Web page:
1 Introduction to cuneiform writing
Cuneiform is a modern word, meaning ‘wedge-shaped’, coined to describe the appearance of certain ancient writing systems, whose signs are composed of wedge-like elements (𒀸, 𒁹, 𒀹, 𒀺, 𒌋) created by pressing a stylus into clay. ‘Cuneiform’ can be used to refer to any script that uses this method of writing, including the Old Persian syllabary (off-site link) and the Ugaritic alphabet.
It also refers, more narrowly, to one specific system of writing, originally developed to write the Sumerian language of ancient Mesopotamia (modern Iraq). Sumerian cuneiform was adopted to write Akkadian (the language of the Babylonians and Assyrians) and subsequently a number of other languages.
Sumero-Akkadian cuneiform is basically syllabic (with a sign most commonly representing a vowel V, a consonant and vowel CV or vowel and consonant VC, or a syllable composed of consonant, vowel and consonant CVC). But a given sign can have multiple different phonetic readings depending on context, not all of them representing only a single syllable, and a sequence of signs does not always directly represent pronunciation.
Instead, a word in Hittite, for instance, may be represented by a ‘heterogram’ (a ‘spelling-different’ from pronunciation), being spelled as if it were the equivalent Sumerian or Akkadian word, and accordingly called a ‘Sumerogram’ or ‘Akkadogram’. (Cf. Maksim Kudrinski & Ilya Yakubovich, “Sumerograms and Akkadograms in Hittite: Ideograms, Logograms, Allograms, or Heterograms?” [off-site link].)
In addition, there are so-called determinatives, which are not pronounced at all, but indicate what kind of word follows. E.g., the symbol 𒀭 (transcribed ᵈ) indicates a divine name. Thus, for instance:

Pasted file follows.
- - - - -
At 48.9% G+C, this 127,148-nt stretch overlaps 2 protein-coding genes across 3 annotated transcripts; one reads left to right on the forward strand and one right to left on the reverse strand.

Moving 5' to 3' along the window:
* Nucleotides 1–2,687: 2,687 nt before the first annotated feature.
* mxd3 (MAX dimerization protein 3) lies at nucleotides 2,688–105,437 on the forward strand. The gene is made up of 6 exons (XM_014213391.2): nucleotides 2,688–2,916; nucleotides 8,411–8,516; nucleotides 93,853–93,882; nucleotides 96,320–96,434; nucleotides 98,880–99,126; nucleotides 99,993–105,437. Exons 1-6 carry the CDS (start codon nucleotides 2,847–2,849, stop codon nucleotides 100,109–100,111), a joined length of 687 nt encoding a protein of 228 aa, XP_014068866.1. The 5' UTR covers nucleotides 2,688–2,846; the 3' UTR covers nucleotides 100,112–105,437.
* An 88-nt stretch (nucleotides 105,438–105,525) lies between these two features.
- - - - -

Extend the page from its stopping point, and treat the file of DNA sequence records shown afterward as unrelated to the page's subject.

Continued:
- 𒌓 (transcribed UTU) stands for the Sumerian word ud, ‘sun’; it even depicts the disk of the sun ◯ insofar as possible in cuneiform.
- In Akkadian, 𒌓 can stand for the meaning ‘sun’ (šamšum) or for the sound value ud, among other readings.
- When preceded by the determinative for divine names, 𒀭𒌓 stands for the god ‘Sun’, called not šamšum but Šamaš in Akkadian.
- In Sumerian, the word en, ‘lord’, is written 𒂗.
- In Akkadian, the word for ‘lord’, bēlu(m), can be written by Sumerogram, 𒂗 (EN) or phonetically, as 𒁁𒇻 (be.lu)
- The Hittite išḫāš, again meaning ‘lord’, can be written by the Sumerogram 𒂗 (EN), by the Akkadogram 𒁁𒇻 (BE.LU), or phonetically as 𒅖𒄩𒀀𒀸 (iš.ḫa.a.aš).
2 The aim of this page
In light of this complexity, ancient scribes needed to be able to refer to signs independently of their value in a given context. Although such sign names are amply attested, they are generally ignored by contemporary students of the cuneiform languages in favor of the modern conventional names and transcriptions.
The aim of this page is to make a set of ancient sign names easily accessible, in analogy to my work on the ancient grammatical writings about Greek and Latin. It will be based on the invaluable work of Yushu Gong, Die Namen der Keilschriftzeichen, 2000 (and, indirectly, his predecessor Viktor Christian, Die Namen der assyrisch-babylonischen Keilschriftzeichen, 1913).
Because the sign names are most fully attested in the 1st millennium BCE, the so-called Neo-Assyrian or Neo-Babylonian times, I will confine myself to this period.
3 A list of cuneiform signs, their 1st-millennium names, and their values
[Work in Progress]